1. When cooking with hot oil, safety is key. Be sure your pan is stable before you add the oil or shortening to it. After the oil is heated, you don't want any hot oil spills caused by an unstable pan. The best oil for frying is a clear, relatively flavorless oil that can be heated to a very high temperature without smoking. Although peanut oil is favored by many Asian cooks, corn, canola, and other vegetable oils work just as well. When you add the oil to your deep-fat fryer, wok, or 3-quart saucepan, measure at the deepest point. An adequate amount of oil or melted shortening for frying most foods is 1-1/2 to 2 inches (about 4 cups). This amount allows enough room to add the food.
2. For perfectly fried foods, you must keep the oil at the correct temperature. Maintaining a constant oil temperature produces food that is moist inside and golden outside. Oil that is too hot burns the outside of the food and leaves the inside underdone. On the other hand, oil that is not hot enough cooks food more slowly and causes the food to retain more grease. Before cooking, heat the oil to the temperature in the recipe; in most cases it's 365°F or 375°F. Use a deep-fat frying thermometer to help take the guesswork out of monitoring the frying temperature. Even with electric fryers or woks, which may have thermostats, you'll need to use a thermometer to monitor the temperature. As the thermostat cycles on and off, the temperature can fluctuate several degrees.
3. When frying foods, make sure the pieces are uniform in size. Foods the same size cook in approximately the same amount of time. Also, add just a few pieces of food at a time to the hot oil. Too much food in the hot oil at one time will lower its temperature and the food will take longer to cook. To minimize splattering, gently lower the food into the oil using a wire-mesh strainer or slotted spoon. This helps reduce the chance of burning your hands.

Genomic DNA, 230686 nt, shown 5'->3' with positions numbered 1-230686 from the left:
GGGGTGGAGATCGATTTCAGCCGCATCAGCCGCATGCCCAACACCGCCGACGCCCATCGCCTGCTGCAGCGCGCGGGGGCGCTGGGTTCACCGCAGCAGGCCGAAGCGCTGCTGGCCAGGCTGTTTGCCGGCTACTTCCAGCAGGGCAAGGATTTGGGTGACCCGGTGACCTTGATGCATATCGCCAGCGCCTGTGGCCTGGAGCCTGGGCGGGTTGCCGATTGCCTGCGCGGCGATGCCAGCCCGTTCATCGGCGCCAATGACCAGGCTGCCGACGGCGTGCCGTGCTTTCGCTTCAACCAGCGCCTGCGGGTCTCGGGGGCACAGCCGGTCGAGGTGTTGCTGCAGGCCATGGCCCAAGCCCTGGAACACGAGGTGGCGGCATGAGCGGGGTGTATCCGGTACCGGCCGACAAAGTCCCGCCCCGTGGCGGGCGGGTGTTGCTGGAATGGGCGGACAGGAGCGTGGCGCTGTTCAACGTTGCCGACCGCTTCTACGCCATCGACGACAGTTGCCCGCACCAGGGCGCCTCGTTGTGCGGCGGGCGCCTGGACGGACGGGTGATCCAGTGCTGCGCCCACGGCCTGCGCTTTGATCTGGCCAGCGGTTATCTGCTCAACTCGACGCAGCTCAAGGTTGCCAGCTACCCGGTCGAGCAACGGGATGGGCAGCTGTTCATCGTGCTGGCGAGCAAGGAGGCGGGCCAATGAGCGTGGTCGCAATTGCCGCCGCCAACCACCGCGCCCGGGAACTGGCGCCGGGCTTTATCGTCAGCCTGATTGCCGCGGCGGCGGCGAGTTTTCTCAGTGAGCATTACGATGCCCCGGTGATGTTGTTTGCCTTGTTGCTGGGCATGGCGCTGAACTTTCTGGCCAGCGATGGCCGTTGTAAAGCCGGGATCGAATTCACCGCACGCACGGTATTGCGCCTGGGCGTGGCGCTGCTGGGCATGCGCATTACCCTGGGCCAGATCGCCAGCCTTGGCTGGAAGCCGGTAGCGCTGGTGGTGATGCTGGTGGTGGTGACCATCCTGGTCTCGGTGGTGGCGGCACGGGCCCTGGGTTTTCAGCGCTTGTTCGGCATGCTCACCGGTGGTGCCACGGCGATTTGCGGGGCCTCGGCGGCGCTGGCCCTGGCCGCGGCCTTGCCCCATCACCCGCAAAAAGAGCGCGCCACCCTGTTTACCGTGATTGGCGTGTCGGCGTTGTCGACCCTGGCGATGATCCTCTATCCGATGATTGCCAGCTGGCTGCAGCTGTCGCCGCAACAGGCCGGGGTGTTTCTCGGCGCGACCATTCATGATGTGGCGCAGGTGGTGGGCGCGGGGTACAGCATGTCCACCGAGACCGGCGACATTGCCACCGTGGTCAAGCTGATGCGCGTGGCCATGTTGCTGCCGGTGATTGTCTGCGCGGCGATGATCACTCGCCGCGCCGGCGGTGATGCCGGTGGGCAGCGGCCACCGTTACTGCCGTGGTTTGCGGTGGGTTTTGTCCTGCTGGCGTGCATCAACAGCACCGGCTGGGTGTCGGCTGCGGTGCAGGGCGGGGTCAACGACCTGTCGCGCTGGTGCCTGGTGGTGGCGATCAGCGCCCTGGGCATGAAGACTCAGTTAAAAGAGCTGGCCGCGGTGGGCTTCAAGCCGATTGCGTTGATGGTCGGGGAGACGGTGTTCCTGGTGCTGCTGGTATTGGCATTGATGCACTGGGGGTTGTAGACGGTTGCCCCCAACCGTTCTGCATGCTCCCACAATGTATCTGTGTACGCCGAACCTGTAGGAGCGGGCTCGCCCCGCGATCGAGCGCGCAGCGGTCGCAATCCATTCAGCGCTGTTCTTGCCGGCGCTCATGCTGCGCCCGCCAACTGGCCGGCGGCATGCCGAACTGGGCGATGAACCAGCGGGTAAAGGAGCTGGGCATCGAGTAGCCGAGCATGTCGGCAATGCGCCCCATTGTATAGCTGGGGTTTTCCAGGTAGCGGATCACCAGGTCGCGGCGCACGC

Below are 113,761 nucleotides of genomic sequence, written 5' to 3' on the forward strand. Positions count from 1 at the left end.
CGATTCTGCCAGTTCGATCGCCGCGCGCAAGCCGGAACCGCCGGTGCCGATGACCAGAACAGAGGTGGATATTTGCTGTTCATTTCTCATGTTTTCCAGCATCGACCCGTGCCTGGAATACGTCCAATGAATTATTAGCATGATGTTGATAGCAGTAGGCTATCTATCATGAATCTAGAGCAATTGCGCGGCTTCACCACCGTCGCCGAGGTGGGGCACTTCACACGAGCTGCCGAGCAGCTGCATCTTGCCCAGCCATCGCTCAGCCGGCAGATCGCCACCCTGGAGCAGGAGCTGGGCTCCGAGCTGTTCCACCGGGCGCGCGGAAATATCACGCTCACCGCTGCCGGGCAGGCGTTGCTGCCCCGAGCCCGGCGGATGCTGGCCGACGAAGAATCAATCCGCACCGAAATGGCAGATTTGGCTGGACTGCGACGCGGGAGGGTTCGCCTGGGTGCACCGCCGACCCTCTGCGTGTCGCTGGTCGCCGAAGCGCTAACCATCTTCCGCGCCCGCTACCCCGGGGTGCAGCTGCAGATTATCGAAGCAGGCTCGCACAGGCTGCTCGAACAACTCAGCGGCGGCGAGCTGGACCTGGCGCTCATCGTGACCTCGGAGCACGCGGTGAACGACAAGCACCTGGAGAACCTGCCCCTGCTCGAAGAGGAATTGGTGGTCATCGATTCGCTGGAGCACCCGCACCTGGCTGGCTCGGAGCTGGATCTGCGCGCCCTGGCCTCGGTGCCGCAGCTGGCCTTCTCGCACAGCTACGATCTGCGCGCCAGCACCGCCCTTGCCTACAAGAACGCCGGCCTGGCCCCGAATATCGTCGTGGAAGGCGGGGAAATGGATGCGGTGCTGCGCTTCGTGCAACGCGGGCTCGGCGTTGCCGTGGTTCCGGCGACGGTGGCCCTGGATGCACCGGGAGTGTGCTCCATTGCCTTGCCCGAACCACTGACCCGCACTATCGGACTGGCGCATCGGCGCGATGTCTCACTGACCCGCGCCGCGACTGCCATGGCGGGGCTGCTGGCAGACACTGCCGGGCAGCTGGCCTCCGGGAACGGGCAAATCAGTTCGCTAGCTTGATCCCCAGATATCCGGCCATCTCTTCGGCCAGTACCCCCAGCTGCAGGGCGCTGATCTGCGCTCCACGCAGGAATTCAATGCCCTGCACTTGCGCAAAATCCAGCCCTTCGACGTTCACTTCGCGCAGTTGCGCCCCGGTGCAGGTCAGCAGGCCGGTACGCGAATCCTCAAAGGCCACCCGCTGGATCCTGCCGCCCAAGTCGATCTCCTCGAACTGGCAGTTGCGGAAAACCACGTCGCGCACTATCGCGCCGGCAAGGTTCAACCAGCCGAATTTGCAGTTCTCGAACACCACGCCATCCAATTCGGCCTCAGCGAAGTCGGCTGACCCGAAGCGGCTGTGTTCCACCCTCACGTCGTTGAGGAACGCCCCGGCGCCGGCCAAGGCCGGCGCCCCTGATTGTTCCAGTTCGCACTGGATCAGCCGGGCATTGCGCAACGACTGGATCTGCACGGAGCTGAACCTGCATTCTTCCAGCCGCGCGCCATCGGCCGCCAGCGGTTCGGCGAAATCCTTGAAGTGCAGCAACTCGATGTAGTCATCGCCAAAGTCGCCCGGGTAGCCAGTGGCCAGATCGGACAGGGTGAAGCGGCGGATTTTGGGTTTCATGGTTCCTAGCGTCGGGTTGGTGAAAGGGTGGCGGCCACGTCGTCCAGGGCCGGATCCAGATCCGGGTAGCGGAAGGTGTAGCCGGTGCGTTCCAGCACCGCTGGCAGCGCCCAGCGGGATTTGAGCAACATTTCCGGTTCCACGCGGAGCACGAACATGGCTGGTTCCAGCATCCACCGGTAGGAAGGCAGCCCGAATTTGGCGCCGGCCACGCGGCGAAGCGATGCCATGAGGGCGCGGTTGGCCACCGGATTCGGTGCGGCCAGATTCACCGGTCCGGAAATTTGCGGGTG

4. When the food is done, use a wire-mesh strainer or slotted spoon to remove it from the hot oil. To drain, place the food on a wire rack or paper towels. If you have more food to fry, place the cooked food in a baking pan and keep it warm in a 300°F oven until serving time. Between batches of frying, allow the oil to reheat to its original temperature. Also, skim away bits of food that may have broken off during frying before they have a chance to burn.
When you think of fried foods, French fries are probably one of the first things that come to mind. Follow our step-by-step guide to fry your own French fries at home (you can also use some of these tips for frying other foods!).
Start by cutting the potatoes lengthwise into about 3/8-inch-wide wedges.
Pat the wedges dry with paper towels. If the wedges are still wet when you add them to the hot oil, it will cause the oil to hiss and pop, which can be dangerous. Plus, if the potato wedges are still damp, they won't get as crispy when you're frying them.
In a 3-qt. saucepan or deep-fat fryer, heat 2 inches of shortening or cooking oil to 375 degrees F. Fry the potatoes (1/4 of the batch at a time) for 4 to 6 minutes or until they're light brown.
Once done, remove the potatoes and drain on paper towels. One option for draining the potatoes is to place a baking sheet on your counter, cover it with paper towels, then place a wire rack on top of the paper towels and set the potatoes on the wire rack to drain. Sprinkle salt over the potato wedges as they cool. If you're not serving the fries immediately, you can keep them warm by setting them on a wire rack on a baking sheet, then placing them in a 300 degree F oven.
If you're craving fried foods but want to skip the oil, it may be worth it to invest in an air-fryer. This trendy kitchen tool bakes foods at a high heat, creating a tender interior and a crunchy, crispy exterior. Air fryers combine the high heat produced by a coil near the food basket with a fan that circulates the hot air evenly, resulting in a texture that's pretty close to what you expect from deep-fried foods.